It's not optional. As the Chartered Institute of Personnel and Development (CIPD) points out in Employer branding: A no-nonsense approach: 'The first point to realise is that you already have one. That doesn't mean someone in HR went out and developed it. It simply means that your organisation has a reputation as a place to work.'
What is it? Definitions centre on what employees expect of you. Simon Barrow and Tim Ambler, authors of Employer Brand, published by the Journal of Brand Management, came up with: 'The package of functional, economic and psychological benefits provided by employment, and identified with the employing company.' Aussie employer branding guru Brett Minchington prefers 'the image of your organisation as a "great place to work"'.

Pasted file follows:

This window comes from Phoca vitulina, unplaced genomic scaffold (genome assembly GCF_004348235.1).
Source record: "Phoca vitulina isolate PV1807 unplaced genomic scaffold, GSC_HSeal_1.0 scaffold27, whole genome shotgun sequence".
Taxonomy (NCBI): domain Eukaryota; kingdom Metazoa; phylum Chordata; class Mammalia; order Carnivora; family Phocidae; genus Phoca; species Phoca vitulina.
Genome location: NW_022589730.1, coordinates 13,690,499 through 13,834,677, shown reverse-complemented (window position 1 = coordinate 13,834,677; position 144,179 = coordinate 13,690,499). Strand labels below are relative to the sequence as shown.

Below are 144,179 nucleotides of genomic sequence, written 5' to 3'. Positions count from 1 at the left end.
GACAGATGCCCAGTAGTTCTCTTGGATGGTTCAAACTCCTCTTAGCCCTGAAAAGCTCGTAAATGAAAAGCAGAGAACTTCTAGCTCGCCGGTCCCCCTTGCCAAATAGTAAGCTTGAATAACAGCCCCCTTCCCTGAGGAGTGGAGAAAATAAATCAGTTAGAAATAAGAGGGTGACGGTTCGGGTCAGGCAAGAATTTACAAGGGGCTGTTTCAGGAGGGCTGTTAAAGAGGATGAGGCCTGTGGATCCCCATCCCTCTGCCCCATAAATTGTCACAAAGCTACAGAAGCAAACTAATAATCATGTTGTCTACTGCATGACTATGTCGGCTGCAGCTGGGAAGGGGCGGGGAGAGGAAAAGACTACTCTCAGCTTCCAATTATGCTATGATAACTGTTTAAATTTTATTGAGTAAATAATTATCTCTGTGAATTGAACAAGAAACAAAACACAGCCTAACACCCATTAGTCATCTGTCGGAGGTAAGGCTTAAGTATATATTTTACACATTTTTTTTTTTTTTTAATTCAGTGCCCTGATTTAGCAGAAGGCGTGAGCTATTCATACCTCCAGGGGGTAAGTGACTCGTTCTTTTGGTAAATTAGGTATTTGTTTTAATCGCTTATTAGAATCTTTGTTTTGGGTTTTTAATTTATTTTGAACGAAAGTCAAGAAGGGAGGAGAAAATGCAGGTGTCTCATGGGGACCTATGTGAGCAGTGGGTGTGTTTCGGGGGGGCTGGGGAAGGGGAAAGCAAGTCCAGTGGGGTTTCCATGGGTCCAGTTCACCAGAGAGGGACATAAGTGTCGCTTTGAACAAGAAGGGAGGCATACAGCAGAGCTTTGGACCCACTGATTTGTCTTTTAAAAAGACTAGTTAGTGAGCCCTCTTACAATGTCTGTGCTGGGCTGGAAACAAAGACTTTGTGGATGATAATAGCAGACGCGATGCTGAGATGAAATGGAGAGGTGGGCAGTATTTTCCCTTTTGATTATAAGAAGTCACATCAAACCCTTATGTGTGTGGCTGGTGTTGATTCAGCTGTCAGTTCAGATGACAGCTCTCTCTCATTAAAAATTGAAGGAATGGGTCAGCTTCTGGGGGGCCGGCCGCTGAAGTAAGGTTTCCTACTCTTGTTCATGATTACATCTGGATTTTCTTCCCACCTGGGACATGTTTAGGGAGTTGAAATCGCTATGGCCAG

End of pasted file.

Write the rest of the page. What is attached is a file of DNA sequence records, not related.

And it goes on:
Get the facts. Before articulating your brand, you should research three groups, says Richard Bull, client services director of employer communications consultancy Stafford Long. 'Talk to leaders about their vision and what the firm stands for as an employer; then talk to employees. Then ask potential employees about their perceptions.'